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Relationship between changes in pericoronary adipose tissue attenuation and coronary plaque burden quantified from coronary computed tomography angiography.
Eur Heart J Cardiovasc Imaging. 2019 Jun 01; 20(6):636-643.EH

Abstract

AIMS

Increased attenuation of pericoronary adipose tissue (PCAT) around the proximal right coronary artery (RCA) from coronary computed tomography angiography (CTA) has been shown to be associated with coronary inflammation and improved prediction of cardiac death over plaque features. Our aim was to investigate whether PCAT CT attenuation is related to progression of coronary plaque burden.

METHODS AND RESULTS

We analysed CTA studies of 111 stable patients (age 59.2 ± 9.8 years, 77% male) who underwent sequential CTA (3.4 ± 1.6 years between scans) with identical acquisition protocols. Total plaque (TP), calcified plaque (CP), non-calcified plaque (NCP), and low-density non-calcified plaque (LD-NCP) volumes and corresponding burden (plaque volume × 100%/vessel volume) were quantified using semi-automated software. PCAT CT attenuation (HU) was measured around the proximal RCA, the most standardized method for PCAT analysis. Patients with an increase in NCP burden (n = 51) showed an increase in PCAT attenuation, whereas patients with a decrease in NCP burden (n = 60) showed a decrease {4.4 [95% confidence interval (CI) 2.6-6.2] vs. -2.78 (95% CI -4.6 to -1.0) HU, P < 0.0001}. Changes in PCAT attenuation correlated with changes in the burden of NCP (r = 0.55, P < 0.001) and LD-NCP (r = 0.24, P = 0.01); but not CP burden (P = 0.3). Increased baseline PCAT attenuation ≥-75 HU was independently associated with increase in NCP (odds ratio 3.07, 95% CI 1.4-7.0; P < 0.008) and TP burden on follow-up CTA.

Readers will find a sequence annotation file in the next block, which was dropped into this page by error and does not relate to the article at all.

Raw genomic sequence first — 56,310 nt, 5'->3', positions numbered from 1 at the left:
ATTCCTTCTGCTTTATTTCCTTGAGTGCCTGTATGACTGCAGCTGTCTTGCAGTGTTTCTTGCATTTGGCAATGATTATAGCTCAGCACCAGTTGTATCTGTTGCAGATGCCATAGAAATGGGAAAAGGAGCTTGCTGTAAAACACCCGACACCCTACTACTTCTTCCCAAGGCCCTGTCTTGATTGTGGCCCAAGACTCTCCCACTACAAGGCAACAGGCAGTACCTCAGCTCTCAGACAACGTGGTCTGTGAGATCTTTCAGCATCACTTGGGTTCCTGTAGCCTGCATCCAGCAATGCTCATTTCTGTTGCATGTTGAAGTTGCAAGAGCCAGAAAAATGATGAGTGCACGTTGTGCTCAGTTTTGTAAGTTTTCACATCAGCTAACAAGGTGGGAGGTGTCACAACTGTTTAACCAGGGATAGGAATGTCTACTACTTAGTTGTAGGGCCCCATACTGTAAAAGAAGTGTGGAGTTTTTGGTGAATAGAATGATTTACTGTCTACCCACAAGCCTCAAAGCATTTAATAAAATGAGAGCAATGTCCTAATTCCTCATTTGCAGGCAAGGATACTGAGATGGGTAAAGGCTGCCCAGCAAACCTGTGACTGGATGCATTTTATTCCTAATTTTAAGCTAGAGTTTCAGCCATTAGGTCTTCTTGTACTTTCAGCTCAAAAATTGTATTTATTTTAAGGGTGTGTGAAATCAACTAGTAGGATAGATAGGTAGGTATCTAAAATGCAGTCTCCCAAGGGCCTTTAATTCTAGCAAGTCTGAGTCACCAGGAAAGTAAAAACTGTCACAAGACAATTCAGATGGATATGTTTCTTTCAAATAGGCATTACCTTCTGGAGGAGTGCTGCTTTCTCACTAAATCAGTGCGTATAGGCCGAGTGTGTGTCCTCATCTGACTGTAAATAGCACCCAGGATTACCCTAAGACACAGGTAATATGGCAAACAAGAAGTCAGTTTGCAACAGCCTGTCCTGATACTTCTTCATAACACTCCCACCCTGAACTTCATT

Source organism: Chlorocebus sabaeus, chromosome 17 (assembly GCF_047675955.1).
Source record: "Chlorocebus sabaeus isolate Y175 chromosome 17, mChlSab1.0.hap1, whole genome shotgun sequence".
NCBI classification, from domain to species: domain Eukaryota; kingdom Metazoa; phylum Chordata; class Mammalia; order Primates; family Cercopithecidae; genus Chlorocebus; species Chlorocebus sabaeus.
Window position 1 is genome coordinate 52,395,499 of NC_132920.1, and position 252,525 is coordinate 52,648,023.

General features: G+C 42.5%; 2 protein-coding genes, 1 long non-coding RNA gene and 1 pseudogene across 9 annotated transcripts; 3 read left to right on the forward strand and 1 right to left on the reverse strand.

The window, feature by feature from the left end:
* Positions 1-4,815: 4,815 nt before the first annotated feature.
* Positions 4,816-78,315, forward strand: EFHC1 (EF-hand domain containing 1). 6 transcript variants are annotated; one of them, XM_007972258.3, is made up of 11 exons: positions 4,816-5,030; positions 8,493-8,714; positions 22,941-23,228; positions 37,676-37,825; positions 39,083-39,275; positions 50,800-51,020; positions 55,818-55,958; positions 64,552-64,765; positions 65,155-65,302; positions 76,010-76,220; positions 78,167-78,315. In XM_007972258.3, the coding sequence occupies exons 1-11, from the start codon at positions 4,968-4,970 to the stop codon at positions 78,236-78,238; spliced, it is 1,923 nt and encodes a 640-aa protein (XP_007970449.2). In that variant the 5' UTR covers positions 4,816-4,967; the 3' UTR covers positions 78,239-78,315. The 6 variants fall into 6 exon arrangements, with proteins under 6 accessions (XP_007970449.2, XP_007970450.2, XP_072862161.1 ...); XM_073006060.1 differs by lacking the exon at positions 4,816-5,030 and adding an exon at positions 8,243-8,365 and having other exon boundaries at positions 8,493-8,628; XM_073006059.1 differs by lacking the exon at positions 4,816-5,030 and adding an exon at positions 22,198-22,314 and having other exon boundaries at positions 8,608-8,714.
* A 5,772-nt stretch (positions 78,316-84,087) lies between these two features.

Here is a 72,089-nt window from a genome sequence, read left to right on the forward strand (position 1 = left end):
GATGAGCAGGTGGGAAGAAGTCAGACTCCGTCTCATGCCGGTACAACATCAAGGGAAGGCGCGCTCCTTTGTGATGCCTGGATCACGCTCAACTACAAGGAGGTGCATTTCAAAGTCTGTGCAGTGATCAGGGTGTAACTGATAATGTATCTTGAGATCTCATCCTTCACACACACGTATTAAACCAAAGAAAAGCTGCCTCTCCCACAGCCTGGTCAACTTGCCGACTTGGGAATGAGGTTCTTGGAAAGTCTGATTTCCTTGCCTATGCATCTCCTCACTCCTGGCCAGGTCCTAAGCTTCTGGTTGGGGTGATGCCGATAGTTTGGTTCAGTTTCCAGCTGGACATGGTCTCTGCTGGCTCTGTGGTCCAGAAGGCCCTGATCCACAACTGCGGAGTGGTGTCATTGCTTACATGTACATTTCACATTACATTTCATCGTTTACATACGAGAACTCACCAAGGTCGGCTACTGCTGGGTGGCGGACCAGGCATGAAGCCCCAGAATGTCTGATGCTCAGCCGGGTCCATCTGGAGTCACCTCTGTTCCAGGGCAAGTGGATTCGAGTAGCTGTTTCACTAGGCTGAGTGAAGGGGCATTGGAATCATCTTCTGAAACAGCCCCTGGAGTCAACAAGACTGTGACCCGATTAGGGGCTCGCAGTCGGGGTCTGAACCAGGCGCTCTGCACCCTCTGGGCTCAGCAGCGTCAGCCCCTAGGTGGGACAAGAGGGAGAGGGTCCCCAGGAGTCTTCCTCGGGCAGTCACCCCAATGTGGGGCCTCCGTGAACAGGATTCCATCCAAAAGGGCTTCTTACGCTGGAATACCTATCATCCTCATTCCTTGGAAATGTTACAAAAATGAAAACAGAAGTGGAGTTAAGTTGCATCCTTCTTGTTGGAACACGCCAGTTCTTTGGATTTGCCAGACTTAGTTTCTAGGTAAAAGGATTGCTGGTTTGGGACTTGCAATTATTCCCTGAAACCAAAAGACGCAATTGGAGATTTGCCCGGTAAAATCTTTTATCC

CONCLUSION

PCAT attenuation measured from routine CTA is related to the progression of NCP and TP burden. This imaging biomarker may help to identify patients at increased risk of high-risk plaque progression and allow monitoring of beneficial changes from medical therapy.

Authors+Show Affiliations

Biomedical Imaging Research Institute, Cedars-Sinai Medical Center, 8700 Beverly Boulevard, S. Mark Taper Building, Los Angeles, CA, USA. Department of Cardiology, Friedrich-Alexander-University Erlangen-Nürnberg (FAU), Faculty of Medicine, Erlangen, Germany.Department of Imaging and Medicine, and the Smidt Heart Institute, Cedars-Sinai Medical Center, Los Angeles, CA, USA.Department of Imaging and Medicine, and the Smidt Heart Institute, Cedars-Sinai Medical Center, Los Angeles, CA, USA.Department of Imaging and Medicine, and the Smidt Heart Institute, Cedars-Sinai Medical Center, Los Angeles, CA, USA.Biomedical Imaging Research Institute, Cedars-Sinai Medical Center, 8700 Beverly Boulevard, S. Mark Taper Building, Los Angeles, CA, USA.Biomedical Imaging Research Institute, Cedars-Sinai Medical Center, 8700 Beverly Boulevard, S. Mark Taper Building, Los Angeles, CA, USA.Department of Imaging and Medicine, and the Smidt Heart Institute, Cedars-Sinai Medical Center, Los Angeles, CA, USA.Department of Imaging and Medicine, and the Smidt Heart Institute, Cedars-Sinai Medical Center, Los Angeles, CA, USA.Department of Imaging and Medicine, and the Smidt Heart Institute, Cedars-Sinai Medical Center, Los Angeles, CA, USA.Department of Imaging and Medicine, and the Smidt Heart Institute, Cedars-Sinai Medical Center, Los Angeles, CA, USA.Department of Imaging and Medicine, and the Smidt Heart Institute, Cedars-Sinai Medical Center, Los Angeles, CA, USA.Department of Cardiology, St Francis Hospital, New York, NY, USA.Department of Diagnostic and Interventional Radiology, University Hospital Frankfurt, Frankfurt, Germany.Department of Cardiology, Friedrich-Alexander-University Erlangen-Nürnberg (FAU), Faculty of Medicine, Erlangen, Germany.Department of Cardiology, Friedrich-Alexander-University Erlangen-Nürnberg (FAU), Faculty of Medicine, Erlangen, Germany.Department of Cardiology, Friedrich-Alexander-University Erlangen-Nürnberg (FAU), Faculty of Medicine, Erlangen, Germany.Department of Imaging and Medicine, and the Smidt Heart Institute, Cedars-Sinai Medical Center, Los Angeles, CA, USA.Biomedical Imaging Research Institute, Cedars-Sinai Medical Center, 8700 Beverly Boulevard, S. Mark Taper Building, Los Angeles, CA, USA.

Pub Type(s)

Journal Article

Language

eng

PubMed ID

30789223

Citation